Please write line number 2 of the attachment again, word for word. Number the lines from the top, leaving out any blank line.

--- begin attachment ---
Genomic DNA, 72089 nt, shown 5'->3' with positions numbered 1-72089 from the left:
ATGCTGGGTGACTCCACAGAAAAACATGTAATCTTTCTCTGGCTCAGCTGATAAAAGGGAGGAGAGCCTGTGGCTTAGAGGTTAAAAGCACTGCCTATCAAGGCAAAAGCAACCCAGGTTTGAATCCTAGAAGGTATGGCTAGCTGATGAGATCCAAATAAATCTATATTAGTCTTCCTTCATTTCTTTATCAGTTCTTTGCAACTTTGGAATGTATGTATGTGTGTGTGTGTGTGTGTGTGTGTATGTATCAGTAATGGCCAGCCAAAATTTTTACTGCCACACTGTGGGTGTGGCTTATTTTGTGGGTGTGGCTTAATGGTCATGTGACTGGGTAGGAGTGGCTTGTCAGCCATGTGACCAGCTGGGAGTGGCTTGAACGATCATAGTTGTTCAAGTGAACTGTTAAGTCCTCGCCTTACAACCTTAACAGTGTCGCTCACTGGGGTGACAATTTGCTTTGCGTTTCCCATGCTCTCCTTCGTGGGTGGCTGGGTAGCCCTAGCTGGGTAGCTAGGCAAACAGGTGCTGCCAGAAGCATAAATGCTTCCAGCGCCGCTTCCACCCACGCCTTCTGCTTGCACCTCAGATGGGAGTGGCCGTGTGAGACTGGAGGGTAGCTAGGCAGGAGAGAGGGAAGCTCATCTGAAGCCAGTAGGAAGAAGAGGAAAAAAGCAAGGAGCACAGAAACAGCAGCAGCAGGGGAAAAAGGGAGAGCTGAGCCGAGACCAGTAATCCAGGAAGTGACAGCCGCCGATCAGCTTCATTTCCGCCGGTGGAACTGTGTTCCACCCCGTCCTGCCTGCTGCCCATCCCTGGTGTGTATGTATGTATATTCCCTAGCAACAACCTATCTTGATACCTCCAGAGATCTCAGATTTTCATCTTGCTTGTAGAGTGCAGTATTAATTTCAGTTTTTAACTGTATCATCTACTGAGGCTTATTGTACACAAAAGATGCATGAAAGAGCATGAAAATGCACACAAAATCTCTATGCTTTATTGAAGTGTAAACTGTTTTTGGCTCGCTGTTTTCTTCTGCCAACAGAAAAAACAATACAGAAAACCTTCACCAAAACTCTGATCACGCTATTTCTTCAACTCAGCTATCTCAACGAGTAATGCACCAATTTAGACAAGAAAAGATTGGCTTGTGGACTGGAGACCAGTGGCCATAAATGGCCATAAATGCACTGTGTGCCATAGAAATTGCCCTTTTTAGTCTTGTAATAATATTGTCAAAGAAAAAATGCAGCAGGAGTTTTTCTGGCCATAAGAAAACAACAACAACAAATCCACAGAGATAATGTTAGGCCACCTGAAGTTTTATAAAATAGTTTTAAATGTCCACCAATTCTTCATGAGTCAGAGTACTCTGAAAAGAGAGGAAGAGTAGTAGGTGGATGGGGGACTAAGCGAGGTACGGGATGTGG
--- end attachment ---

ATGCTGGGTGACTCCACAGAAAAACATGTAATCTTTCTCTGGCTCAGCTGATAAAAGGGAGGAGAGCCTGTGGCTTAGAGGTTAAAAGCACTGCCTATCAAGGCAAAAGCAACCCAGGTTTGAATCCTAGAAGGTATGGCTAGCTGATGAGATCCAAATAAATCTATATTAGTCTTCCTTCATTTCTTTATCAGTTCTTTGCAACTTTGGAATGTATGTATGTGTGTGTGTGTGTGTGTGTGTGTATGTATCAGTAATGGCCAGCCAAAATTTTTACTGCCACACTGTGGGTGTGGCTTATTTTGTGGGTGTGGCTTAATGGTCATGTGACTGGGTAGGAGTGGCTTGTCAGCCATGTGACCAGCTGGGAGTGGCTTGAACGATCATAGTTGTTCAAGTGAACTGTTAAGTCCTCGCCTTACAACCTTAACAGTGTCGCTCACTGGGGTGACAATTTGCTTTGCGTTTCCCATGCTCTCCTTCGTGGGTGGCTGGGTAGCCCTAGCTGGGTAGCTAGGCAAACAGGTGCTGCCAGAAGCATAAATGCTTCCAGCGCCGCTTCCACCCACGCCTTCTGCTTGCACCTCAGATGGGAGTGGCCGTGTGAGACTGGAGGGTAGCTAGGCAGGAGAGAGGGAAGCTCATCTGAAGCCAGTAGGAAGAAGAGGAAAAAAGCAAGGAGCACAGAAACAGCAGCAGCAGGGGAAAAAGGGAGAGCTGAGCCGAGACCAGTAATCCAGGAAGTGACAGCCGCCGATCAGCTTCATTTCCGCCGGTGGAACTGTGTTCCACCCCGTCCTGCCTGCTGCCCATCCCTGGTGTGTATGTATGTATATTCCCTAGCAACAACCTATCTTGATACCTCCAGAGATCTCAGATTTTCATCTTGCTTGTAGAGTGCAGTATTAATTTCAGTTTTTAACTGTATCATCTACTGAGGCTTATTGTACACAAAAGATGCATGAAAGAGCATGAAAATGCACACAAAATCTCTATGCTTTATTGAAGTGTAAACTGTTTTTGGCTCGCTGTTTTCTTCTGCCAACAGAAAAAACAATACAGAAAACCTTCACCAAAACTCTGATCACGCTATTTCTTCAACTCAGCTATCTCAACGAGTAATGCACCAATTTAGACAAGAAAAGATTGGCTTGTGGACTGGAGACCAGTGGCCATAAATGGCCATAAATGCACTGTGTGCCATAGAAATTGCCCTTTTTAGTCTTGTAATAATATTGTCAAAGAAAAAATGCAGCAGGAGTTTTTCTGGCCATAAGAAAACAACAACAACAAATCCACAGAGATAATGTTAGGCCACCTGAAGTTTTATAAAATAGTTTTAAATGTCCACCAATTCTTCATGAGTCAGAGTACTCTGAAAAGAGAGGAAGAGTAGTAGGTGGATGGGGGACTAAGCGAGGTACGGGATGTGG